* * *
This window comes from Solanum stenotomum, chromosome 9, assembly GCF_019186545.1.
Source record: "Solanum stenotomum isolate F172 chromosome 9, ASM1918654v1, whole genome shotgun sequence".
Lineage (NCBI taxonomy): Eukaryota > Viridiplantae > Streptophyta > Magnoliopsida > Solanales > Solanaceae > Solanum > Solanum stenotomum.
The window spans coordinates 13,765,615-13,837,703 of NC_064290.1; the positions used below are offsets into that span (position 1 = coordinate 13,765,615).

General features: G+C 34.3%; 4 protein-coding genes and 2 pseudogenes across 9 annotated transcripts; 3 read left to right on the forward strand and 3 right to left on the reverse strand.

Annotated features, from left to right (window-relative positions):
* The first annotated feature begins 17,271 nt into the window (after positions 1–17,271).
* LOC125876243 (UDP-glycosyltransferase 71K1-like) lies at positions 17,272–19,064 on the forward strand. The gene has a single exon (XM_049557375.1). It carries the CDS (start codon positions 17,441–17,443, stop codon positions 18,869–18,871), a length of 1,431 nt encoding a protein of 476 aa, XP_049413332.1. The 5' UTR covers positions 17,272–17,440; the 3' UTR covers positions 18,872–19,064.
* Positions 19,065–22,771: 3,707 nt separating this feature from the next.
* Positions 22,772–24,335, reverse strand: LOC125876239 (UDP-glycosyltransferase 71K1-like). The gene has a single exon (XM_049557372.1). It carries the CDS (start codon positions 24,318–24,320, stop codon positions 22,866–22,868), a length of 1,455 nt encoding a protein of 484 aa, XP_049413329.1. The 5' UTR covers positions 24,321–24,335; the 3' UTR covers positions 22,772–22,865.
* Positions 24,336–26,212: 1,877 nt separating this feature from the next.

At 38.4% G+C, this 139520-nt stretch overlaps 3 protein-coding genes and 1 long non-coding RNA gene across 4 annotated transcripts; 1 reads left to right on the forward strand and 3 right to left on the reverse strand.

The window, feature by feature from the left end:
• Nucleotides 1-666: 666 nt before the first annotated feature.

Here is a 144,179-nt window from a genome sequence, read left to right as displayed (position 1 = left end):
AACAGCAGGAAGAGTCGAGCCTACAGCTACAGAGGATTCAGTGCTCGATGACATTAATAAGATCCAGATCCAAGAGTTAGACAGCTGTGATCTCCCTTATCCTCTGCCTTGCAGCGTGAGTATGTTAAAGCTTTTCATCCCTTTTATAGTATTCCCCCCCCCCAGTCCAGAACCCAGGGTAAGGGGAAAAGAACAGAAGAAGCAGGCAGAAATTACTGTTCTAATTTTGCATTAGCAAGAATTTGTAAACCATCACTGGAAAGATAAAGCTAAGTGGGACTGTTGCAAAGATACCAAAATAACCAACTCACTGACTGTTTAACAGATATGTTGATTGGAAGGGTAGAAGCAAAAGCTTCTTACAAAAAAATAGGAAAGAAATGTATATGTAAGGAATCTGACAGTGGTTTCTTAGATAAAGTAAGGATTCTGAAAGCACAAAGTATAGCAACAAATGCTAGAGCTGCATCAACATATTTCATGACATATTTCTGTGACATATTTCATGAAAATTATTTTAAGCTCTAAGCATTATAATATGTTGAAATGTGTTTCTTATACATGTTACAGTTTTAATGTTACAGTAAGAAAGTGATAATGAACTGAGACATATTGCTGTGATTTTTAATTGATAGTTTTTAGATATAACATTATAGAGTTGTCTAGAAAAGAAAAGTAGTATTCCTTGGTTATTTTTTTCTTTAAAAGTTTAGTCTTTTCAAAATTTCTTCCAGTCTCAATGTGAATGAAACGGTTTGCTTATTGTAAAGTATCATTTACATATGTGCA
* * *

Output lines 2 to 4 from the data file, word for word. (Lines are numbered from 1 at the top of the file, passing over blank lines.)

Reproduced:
Source record: "Solanum stenotomum isolate F172 chromosome 9, ASM1918654v1, whole genome shotgun sequence".
Lineage (NCBI taxonomy): Eukaryota > Viridiplantae > Streptophyta > Magnoliopsida > Solanales > Solanaceae > Solanum > Solanum stenotomum.
The window spans coordinates 13,765,615-13,837,703 of NC_064290.1; the positions used below are offsets into that span (position 1 = coordinate 13,765,615).